Archives for category: Healing With Food

Never mind, it's beginning to feel like spring!

Yes, they’re daffodils, and no, they’re not edible, but I’m trying to cheer myself up and not bring all of you down.  Cough, cough, hack, hack, up in the middle of the night, cough, cough, hack, hack.  Are some of you out there the same? Pity us.

I’ve been really craving good old fashioned Chicken Soup, in which you simmer the chicken with carrots, onions, leeks, celery, parsley, peppercorns, parsnip and dill if you are lucky.  Noodles would be great– I like the way Japanese Udon noodles get all gloopy the way I remember from cans of Chicken Noodle soup when I ate such things. Cough, cough, cough. Read the rest of this entry »

Pea Green Lemon Balm Juice

“Je via sano!” — apparently that’s Esperanto for “To your health!” Here’s my daughter holding the elixir of groovy, raw, detoxing, alkalising, mineralising, energising health juiced from the rampant growth in our alternately sunny and rainy spring garden.

I had impulsively thrown some marrowfat peas on one of our raised beds, and they grew so fast they were hiding our beloved chives and strawberries from the sun.  I hadn’t had a proper plan.  So I pulled them all up, and there was quite a lot of pea growth, each one maybe somewhere in between what you might imagine as a Pea Shoot and a Pea Green.  I threw my shoe in there to show you the bulk.

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The texture was a little stringy and chewy, even once pureed in a pesto with almonds and olive oil.  Not quite nice enough. I’d been then inclined just to sautee some in garlic and olive oil, but there were so many to clean and pick through. And a feeling of laziness overtook me.  How it came to me to pull out the juicer my husband bought at a carboot sale, I can’t recall.

Read the rest of this entry »

I have loved and learned from Paula Wolfert’s writing on North African and Mediterranean foods through the years. Besides this video being a fun portrait of a really charming person, it’s inspiring how Paula loves life and is taking a DIY approach to her own health and staving off cognitive decline with careful attention to diet.  I also love that she’s gone public with this– it’s brave and a gift to all of us as Alzheimer’s is so scarily on the rise.  Her decision to be “out” takes the shame away. I love that lady!

There are various nutritional approaches to mental decline that make sense to me.  A few years ago Oliver Tickell wrote about the role of trans-fats, and this more recently, in modern diets and fought successfully to have hydrogenated fats removed from foods in the UK.  I’ve read recently, and we’ll all be hearing a lot more about the role of carbohydrates and gluten in spiking the sugar load in the brain, which is apparently deleterious.  And when I first saw the video with Paula Wolfert above, it was in the context of what’s basically an advert for a brand of Prebiotics — and as an advert, therefore made me sceptical.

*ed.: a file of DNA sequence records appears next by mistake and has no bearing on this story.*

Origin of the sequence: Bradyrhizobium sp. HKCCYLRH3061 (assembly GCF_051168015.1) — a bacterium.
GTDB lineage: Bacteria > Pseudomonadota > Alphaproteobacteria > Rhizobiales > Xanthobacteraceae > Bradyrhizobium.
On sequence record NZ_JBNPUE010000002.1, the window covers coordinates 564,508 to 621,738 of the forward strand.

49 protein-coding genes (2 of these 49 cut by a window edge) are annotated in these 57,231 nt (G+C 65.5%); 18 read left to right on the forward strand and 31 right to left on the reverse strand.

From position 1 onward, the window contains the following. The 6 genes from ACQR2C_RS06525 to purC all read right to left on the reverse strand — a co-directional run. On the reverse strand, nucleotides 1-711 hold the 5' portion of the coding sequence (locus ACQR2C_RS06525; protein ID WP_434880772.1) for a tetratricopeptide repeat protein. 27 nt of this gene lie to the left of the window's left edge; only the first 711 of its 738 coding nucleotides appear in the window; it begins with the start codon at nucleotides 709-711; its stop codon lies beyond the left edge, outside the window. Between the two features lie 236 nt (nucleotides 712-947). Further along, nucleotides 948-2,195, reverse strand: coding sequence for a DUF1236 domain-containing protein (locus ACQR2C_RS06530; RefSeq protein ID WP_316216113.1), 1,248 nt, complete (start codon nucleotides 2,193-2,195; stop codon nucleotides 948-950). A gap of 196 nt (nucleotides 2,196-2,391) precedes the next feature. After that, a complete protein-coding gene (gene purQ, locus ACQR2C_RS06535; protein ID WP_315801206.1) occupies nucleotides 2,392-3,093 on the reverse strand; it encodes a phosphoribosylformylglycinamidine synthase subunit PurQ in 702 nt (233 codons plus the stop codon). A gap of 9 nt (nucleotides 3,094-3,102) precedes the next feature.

Not that buying prebiotics is a bad thing, but it’s possible to get “prebiotics” nutritionally, though maybe it’s just easier and more predictable in a supplement.  The Wikipedia article (I have to stop quoting like this!) says ” Prebiotics are non-digestible food ingredients that stimulate the growth and/or activity of bacteria in the digestive system in ways claimed to be beneficial to health.”  In other words, Prebiotics aid the Probiotics that we know are part of “gut health,” found in fermented foods that on this blog I am so fond of making and promoting.  Probiotics encompass  that thriving world of micro-organisms that need to form our “micro-flora:” humans evolved with them for health and immunity.  They are the positive bacteria that help us digest, to glean nutrition from our food, and keep the intestines — our “second brain” — happy and impermeable.  All this is very much in the nutrition and health news; I am just trying to string together what I can…

Anything with inulin like Jerusalem Artichokes, chicory, also dandelion roots, apparently, is a good Prebiotic, and so are leeks and onions.   My nutritionist friend Annie Green  says ” if someone is prone to bloating or IBS-like symptoms its not always a good idea” — she recommends people checking out “FODMAPS” —  so many things to consider.

I have had terrible stomach pain from overdoing Jerusalem Artichokes (which I love) (and which my friend Vicky mixes with Chard to make a delicious soup called Poor Man’s Watercress Soup, should your body be OK with this food).  Just had to mention that soup– it was so yummy!  Maybe if I’d eaten more totally-probiotic sauerkraut that day, the Prebiotics would have vanquished the ill-effects?  Or maybe I’m someone who would benefit from a Prebiotic supplement?

I’m just musing–  not feeling like I have to be authoritative with knowledge in any way, this sunny morning….

There is so much.  So many people and issues with grains, with depression, with mental “disorders,” (hate using that word), with terrible stomach ailments, migraines, allergies.   So many approaches to dietary health, to heal, to help us get old gracefully.  Taking our health into our own hands, not counting on the efficacy of what pharmaceuticals offer (which isn’t to say totally rejecting them, IMHO)– this is part of DIY culture too.  Paula Wolfert, doing it for Alzheimer’s, is a Food Hero.

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